The opening of the Cajundome in 1985 was not the best timing - oil prices were falling, the economy was faltering, and many oil field workers were moving to Texas. Greg Davis, business director of the facility at the time, was in the precarious position of convincing promoters to take a chance on the Lafayette market.
Davis remembers well the opening concert, featuring Kenny Rogers, bringing some 13,400 people – which is still the attendance record.
After becoming Cajundome director in 1993, he was responsible for managing the day-to-day operations, from box office sales and marketing promotions to facility operations, event management, and maintenance, involving nearly 1,000 employees.
According to a 2015 economic impact study, over 5,000 events were performed at the Cajundome by that time. Some of Davis’ personal favorites included: Luther Vandross, Whitney Houston, BB King and The Eagles.
Bringing the iconic Eagles band to what promoters consider a second-tier market was the first big feat in Davis’ 33-year career. “We were trying to recover from a depressed oil recovery at the time, so it was doubtful whether we’d sell enough [$75] tickets to break even. We booked The Eagles with the support of Shilling Distributors and Acadiana Bottling putting their own money on the line to help us break even. Within 30 minutes of the box office opening, we sold 7,000 tickets and covered our expenses. The concert was a sellout. That made believers out of promoters, agents and artists around the country,” Davis remembers.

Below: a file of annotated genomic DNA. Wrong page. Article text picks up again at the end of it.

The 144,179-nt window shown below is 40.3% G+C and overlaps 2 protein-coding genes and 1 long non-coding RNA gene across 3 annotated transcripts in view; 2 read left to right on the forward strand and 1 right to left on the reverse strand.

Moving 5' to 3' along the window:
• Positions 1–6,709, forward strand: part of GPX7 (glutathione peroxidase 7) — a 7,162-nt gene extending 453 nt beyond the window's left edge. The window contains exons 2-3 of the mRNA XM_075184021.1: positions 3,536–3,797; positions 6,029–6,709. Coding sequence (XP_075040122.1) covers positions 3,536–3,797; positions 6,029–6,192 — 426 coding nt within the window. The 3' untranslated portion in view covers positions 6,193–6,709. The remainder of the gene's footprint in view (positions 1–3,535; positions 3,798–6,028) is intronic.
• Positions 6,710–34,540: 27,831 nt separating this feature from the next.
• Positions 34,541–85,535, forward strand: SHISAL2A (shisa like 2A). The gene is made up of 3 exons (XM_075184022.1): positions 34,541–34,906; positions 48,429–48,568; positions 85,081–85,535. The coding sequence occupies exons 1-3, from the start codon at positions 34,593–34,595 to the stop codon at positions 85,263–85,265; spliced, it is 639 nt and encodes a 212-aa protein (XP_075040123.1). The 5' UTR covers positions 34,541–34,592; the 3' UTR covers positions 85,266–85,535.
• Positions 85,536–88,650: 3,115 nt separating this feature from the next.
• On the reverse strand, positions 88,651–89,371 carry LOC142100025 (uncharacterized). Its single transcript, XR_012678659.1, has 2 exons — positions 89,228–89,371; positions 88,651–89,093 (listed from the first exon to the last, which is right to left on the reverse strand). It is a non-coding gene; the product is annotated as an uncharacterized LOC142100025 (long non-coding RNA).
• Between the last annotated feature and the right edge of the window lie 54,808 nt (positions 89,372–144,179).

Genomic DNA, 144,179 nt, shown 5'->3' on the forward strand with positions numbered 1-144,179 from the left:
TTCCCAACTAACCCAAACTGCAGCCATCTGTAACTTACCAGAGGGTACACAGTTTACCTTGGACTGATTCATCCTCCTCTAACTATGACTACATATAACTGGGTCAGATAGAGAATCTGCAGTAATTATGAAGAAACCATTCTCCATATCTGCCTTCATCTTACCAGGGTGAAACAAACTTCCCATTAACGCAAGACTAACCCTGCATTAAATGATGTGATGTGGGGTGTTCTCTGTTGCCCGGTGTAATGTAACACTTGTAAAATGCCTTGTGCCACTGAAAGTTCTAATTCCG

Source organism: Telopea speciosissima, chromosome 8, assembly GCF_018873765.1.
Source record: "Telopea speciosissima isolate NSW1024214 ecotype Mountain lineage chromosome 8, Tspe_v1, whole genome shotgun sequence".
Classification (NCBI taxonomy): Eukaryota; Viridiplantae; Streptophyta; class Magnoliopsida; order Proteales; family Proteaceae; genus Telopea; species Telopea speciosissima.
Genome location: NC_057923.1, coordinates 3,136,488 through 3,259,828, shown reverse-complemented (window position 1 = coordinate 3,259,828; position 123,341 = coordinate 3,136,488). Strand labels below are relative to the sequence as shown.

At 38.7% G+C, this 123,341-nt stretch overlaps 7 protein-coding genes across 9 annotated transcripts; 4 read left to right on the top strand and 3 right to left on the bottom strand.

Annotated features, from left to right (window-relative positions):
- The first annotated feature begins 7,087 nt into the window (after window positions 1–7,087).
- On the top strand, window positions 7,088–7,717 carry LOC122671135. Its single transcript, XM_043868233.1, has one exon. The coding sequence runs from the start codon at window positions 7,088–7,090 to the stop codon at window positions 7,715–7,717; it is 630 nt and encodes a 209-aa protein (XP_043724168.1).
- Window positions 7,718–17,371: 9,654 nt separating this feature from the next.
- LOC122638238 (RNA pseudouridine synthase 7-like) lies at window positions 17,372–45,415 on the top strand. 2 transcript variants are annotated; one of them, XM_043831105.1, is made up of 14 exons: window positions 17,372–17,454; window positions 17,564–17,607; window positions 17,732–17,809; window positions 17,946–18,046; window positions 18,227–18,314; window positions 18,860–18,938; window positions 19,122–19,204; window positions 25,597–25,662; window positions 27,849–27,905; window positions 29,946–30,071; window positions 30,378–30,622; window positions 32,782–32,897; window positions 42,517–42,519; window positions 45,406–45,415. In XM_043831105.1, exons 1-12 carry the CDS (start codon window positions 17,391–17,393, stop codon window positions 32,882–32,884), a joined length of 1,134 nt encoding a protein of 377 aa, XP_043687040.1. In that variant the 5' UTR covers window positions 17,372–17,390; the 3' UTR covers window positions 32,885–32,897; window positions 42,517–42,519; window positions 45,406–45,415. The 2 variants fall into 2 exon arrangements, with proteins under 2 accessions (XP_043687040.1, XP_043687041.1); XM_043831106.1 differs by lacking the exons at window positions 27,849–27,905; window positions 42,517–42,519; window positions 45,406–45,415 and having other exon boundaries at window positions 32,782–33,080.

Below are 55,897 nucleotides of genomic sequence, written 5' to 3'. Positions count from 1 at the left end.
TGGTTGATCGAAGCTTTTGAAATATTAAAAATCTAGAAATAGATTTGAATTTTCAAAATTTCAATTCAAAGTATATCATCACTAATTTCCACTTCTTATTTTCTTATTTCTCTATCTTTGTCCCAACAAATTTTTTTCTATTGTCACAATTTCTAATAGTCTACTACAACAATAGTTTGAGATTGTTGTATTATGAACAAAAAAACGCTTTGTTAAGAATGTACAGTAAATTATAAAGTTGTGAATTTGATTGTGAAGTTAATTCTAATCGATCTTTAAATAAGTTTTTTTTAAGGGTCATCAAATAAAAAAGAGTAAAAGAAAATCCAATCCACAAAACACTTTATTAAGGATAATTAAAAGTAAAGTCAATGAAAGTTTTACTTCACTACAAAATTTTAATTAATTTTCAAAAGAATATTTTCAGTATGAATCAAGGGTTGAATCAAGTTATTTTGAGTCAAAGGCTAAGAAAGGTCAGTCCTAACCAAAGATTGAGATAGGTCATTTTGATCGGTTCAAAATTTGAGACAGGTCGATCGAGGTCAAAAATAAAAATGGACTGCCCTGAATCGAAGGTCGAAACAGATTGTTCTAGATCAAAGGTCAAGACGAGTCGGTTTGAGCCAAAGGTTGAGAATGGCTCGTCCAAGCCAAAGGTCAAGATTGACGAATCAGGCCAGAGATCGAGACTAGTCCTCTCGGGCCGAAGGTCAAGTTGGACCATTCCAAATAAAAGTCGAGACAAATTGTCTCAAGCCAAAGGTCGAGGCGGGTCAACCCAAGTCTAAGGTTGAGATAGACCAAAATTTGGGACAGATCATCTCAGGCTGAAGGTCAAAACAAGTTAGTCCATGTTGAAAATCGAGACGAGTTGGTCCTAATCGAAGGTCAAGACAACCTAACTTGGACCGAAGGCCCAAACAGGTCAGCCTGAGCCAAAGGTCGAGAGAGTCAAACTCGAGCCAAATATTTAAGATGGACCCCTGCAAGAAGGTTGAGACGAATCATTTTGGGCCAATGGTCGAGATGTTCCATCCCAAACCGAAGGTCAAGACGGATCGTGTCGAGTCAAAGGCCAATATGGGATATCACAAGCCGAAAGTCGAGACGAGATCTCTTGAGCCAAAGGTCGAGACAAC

The coup also helped Davis and assistant director Pam Deville bring ice hockey to the Cajundome, where the Louisiana IceGators were headquartered for 10 years, while building a loyal fan base.
As proud as Davis was of that feat, he will tell you his most satisfying accomplishment in his time at the Cajundome was opening its doors to provide a home, for 59 days, to the citizens who evacuated from New Orleans and Calcasieu Parish after Hurricanes Katrina and Rita.
Davis succeeded in making the adjacent Convention Center an excellent support of income as a venue for conventions, annual meetings, UL graduations, Mardi Gras balls – and, the LAGCOE Oil show for 33 years.
Since retiring last October, he has been busier than ever traveling to Lobdell, LA each week to care for his father, while also checking in on his mother in Houma.
In what little spare time he has available these days, he remains involved in community and civic organizations as much as possible. He stresses, “Our communities need the wisdom and vision of retirees to make them better places for our children and grandchildren. Stay engaged; it’ll work your mind!”